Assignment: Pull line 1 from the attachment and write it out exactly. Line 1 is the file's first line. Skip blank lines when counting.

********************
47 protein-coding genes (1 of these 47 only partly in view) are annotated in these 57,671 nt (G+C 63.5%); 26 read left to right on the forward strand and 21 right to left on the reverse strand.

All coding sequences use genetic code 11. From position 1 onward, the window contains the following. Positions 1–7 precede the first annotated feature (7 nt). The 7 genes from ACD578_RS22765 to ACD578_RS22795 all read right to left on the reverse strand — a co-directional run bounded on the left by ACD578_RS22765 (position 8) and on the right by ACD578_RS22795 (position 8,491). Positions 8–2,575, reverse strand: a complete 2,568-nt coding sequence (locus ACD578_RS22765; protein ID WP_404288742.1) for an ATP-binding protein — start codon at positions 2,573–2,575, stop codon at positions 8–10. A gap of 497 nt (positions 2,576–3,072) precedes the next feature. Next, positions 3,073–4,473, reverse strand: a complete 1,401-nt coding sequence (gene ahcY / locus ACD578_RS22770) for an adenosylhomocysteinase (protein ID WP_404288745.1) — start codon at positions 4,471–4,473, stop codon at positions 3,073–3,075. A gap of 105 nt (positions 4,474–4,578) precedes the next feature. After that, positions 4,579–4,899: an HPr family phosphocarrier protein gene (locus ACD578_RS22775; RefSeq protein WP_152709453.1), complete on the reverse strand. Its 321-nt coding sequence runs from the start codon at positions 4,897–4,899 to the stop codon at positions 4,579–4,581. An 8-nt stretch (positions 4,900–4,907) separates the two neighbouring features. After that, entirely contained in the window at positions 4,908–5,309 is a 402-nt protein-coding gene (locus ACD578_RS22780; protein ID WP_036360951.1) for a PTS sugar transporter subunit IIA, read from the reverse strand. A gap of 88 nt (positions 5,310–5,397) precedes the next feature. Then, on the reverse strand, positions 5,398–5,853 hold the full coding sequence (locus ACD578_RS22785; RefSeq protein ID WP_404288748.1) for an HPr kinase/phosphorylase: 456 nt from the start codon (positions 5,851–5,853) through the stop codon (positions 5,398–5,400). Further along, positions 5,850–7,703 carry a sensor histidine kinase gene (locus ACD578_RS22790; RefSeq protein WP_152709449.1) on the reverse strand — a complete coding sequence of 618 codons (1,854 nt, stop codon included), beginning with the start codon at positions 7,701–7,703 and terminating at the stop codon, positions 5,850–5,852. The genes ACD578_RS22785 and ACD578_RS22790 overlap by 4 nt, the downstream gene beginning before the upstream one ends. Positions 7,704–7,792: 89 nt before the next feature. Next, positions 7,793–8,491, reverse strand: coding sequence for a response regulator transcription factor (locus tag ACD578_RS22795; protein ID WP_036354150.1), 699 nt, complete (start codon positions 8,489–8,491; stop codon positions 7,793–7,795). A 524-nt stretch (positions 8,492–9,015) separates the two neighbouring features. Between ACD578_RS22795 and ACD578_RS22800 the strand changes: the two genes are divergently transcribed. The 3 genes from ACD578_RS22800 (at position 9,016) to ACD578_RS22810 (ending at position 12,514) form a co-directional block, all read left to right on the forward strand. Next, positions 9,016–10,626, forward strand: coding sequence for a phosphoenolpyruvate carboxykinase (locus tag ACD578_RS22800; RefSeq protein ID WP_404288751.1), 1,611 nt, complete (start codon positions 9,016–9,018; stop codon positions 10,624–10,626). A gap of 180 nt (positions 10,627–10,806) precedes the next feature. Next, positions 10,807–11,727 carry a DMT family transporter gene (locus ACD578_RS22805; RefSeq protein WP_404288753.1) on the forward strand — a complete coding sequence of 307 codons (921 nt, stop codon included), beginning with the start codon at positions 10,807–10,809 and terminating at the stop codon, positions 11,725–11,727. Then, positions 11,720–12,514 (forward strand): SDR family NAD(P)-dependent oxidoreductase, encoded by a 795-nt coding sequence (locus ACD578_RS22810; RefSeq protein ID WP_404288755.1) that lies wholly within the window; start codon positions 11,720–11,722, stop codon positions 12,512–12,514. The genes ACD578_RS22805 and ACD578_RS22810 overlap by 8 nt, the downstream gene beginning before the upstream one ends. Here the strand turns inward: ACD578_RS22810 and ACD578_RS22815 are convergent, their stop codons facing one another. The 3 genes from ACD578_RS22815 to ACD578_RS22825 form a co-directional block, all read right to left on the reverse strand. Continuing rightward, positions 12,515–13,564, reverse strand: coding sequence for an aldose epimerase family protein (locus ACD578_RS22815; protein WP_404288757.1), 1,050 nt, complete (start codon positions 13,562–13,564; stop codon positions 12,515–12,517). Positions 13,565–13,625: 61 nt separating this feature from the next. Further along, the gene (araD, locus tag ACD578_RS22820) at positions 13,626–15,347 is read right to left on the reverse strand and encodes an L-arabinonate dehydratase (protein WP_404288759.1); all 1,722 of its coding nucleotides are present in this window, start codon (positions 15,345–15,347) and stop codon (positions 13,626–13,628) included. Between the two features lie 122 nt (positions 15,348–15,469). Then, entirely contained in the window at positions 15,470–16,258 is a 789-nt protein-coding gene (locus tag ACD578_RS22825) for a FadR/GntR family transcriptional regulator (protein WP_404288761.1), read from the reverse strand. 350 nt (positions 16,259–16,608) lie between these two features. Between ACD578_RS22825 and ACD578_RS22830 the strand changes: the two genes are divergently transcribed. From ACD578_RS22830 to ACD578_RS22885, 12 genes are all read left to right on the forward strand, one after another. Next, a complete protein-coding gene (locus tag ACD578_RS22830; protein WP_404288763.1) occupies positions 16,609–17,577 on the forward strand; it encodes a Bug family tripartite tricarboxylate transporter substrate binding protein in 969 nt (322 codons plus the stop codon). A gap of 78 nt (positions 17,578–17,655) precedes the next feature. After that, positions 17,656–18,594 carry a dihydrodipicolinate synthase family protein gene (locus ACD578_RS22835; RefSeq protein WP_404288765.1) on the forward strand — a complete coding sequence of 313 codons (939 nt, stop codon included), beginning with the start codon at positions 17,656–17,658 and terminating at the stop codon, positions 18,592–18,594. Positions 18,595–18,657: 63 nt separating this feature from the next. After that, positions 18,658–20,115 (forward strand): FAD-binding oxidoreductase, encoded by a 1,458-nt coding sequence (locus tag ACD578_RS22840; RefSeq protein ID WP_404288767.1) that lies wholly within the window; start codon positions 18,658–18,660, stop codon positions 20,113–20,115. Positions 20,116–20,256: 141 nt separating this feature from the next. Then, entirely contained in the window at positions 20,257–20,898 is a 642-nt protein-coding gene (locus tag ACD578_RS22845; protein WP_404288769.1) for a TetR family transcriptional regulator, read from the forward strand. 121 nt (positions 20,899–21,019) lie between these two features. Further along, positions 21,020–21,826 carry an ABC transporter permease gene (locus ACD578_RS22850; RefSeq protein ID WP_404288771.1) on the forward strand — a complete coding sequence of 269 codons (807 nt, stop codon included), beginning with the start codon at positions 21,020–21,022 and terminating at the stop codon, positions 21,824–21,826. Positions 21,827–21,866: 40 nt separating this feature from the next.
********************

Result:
47 protein-coding genes (1 of these 47 only partly in view) are annotated in these 57,671 nt (G+C 63.5%); 26 read left to right on the forward strand and 21 right to left on the reverse strand.